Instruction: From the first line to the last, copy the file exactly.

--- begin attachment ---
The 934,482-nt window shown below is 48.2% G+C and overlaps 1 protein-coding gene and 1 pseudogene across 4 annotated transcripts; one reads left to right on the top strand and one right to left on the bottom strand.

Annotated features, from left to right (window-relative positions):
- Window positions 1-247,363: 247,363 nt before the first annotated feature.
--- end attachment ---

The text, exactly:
The 934,482-nt window shown below is 48.2% G+C and overlaps 1 protein-coding gene and 1 pseudogene across 4 annotated transcripts; one reads left to right on the top strand and one right to left on the bottom strand.

Annotated features, from left to right (window-relative positions):
- Window positions 1-247,363: 247,363 nt before the first annotated feature.